For instance, Argen- 
tine people play tennis; a ball jumps over the fence. There is 
a little Indian girl outside, and the people inside ask her to 
throw the ball in. She sadly stares at the people and does 
nothing. Then naturally they ask her, "Why don't you 
throw the ball over the fence?" "I have no gana" no 
pleasure in doing it. "I can't do it, because I have no pleas- 
ure in it"; and then you can't do it. That, you see, is a primi- 
tive concept. Gana is what we would l call libido, or energy, 
or volition. When gana is absent, that is an excellent motive. 
For instance, when somebody asks you a favour, and you say, 
"I'm sorry, it doesn't please me," or that you don't like  it,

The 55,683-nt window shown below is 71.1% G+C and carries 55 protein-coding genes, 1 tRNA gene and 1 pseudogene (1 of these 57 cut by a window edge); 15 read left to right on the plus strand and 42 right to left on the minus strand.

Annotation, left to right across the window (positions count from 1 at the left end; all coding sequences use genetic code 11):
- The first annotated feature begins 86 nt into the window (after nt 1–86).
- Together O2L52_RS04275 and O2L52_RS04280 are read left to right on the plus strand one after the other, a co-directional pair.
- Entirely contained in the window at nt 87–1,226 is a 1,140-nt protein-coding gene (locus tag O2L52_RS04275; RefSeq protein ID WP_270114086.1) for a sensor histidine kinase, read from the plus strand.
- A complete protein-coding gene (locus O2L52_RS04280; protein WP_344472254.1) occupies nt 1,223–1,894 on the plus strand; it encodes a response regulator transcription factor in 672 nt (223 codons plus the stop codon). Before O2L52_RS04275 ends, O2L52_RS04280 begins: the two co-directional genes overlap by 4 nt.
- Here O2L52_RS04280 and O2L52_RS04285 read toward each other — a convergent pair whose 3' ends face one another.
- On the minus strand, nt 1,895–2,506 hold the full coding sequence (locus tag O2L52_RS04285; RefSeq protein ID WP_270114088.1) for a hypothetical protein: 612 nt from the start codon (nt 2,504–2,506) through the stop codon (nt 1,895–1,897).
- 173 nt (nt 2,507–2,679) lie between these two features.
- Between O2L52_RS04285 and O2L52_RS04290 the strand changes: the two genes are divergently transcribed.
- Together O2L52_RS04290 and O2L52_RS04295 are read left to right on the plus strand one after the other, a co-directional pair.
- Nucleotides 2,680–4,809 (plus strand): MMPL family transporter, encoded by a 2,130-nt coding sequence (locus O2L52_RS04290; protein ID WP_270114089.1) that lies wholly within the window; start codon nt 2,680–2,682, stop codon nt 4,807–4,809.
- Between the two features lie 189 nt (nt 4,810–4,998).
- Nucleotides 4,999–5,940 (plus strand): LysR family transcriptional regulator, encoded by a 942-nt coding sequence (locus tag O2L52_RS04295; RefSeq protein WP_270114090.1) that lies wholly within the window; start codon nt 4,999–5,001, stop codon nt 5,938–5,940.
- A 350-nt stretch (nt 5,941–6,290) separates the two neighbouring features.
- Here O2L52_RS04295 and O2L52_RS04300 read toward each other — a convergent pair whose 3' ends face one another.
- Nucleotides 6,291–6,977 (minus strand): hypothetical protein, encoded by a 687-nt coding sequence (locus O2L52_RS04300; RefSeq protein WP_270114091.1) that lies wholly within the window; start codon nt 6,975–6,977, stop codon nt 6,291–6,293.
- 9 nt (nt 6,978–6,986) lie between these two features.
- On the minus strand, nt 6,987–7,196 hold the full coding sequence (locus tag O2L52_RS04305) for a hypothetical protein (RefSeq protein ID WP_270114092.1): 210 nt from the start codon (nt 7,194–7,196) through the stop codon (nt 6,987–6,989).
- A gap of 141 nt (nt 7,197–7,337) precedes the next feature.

that is very impolite. But in South America it is different. 
There people understand what it means when you say it 
doesn't please you; that is enough. You say, "I have no 
gana"; that counts. There is also a social recognition of the 
extraordinarily important fact whether somebody is pleased 
to do something or not. With us this apparently does not 
count at all.

Carl Gustav Jung here.


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